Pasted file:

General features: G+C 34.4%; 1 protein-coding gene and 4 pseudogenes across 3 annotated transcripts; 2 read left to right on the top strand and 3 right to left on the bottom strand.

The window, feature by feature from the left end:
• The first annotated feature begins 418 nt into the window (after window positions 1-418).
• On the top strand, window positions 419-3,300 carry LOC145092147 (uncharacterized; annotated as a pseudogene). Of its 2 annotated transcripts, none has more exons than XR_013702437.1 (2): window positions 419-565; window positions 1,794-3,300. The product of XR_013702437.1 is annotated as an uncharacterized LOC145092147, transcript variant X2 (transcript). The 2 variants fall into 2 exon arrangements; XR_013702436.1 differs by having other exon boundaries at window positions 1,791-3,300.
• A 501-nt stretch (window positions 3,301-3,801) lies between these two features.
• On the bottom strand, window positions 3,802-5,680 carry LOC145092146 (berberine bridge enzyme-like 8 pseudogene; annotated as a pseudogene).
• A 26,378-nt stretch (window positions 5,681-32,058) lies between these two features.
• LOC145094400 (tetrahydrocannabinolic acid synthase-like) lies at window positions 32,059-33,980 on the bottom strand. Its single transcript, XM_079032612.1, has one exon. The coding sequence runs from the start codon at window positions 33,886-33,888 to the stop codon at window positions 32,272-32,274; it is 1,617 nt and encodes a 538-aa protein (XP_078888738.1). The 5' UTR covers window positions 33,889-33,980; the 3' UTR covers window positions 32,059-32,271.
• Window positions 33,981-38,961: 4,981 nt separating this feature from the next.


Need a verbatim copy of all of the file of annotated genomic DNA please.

General features: G+C 34.4%; 1 protein-coding gene and 4 pseudogenes across 3 annotated transcripts; 2 read left to right on the top strand and 3 right to left on the bottom strand.

The window, feature by feature from the left end:
• The first annotated feature begins 418 nt into the window (after window positions 1-418).
• On the top strand, window positions 419-3,300 carry LOC145092147 (uncharacterized; annotated as a pseudogene). Of its 2 annotated transcripts, none has more exons than XR_013702437.1 (2): window positions 419-565; window positions 1,794-3,300. The product of XR_013702437.1 is annotated as an uncharacterized LOC145092147, transcript variant X2 (transcript). The 2 variants fall into 2 exon arrangements; XR_013702436.1 differs by having other exon boundaries at window positions 1,791-3,300.
• A 501-nt stretch (window positions 3,301-3,801) lies between these two features.
• On the bottom strand, window positions 3,802-5,680 carry LOC145092146 (berberine bridge enzyme-like 8 pseudogene; annotated as a pseudogene).
• A 26,378-nt stretch (window positions 5,681-32,058) lies between these two features.
• LOC145094400 (tetrahydrocannabinolic acid synthase-like) lies at window positions 32,059-33,980 on the bottom strand. Its single transcript, XM_079032612.1, has one exon. The coding sequence runs from the start codon at window positions 33,886-33,888 to the stop codon at window positions 32,272-32,274; it is 1,617 nt and encodes a 538-aa protein (XP_078888738.1). The 5' UTR covers window positions 33,889-33,980; the 3' UTR covers window positions 32,059-32,271.
• Window positions 33,981-38,961: 4,981 nt separating this feature from the next.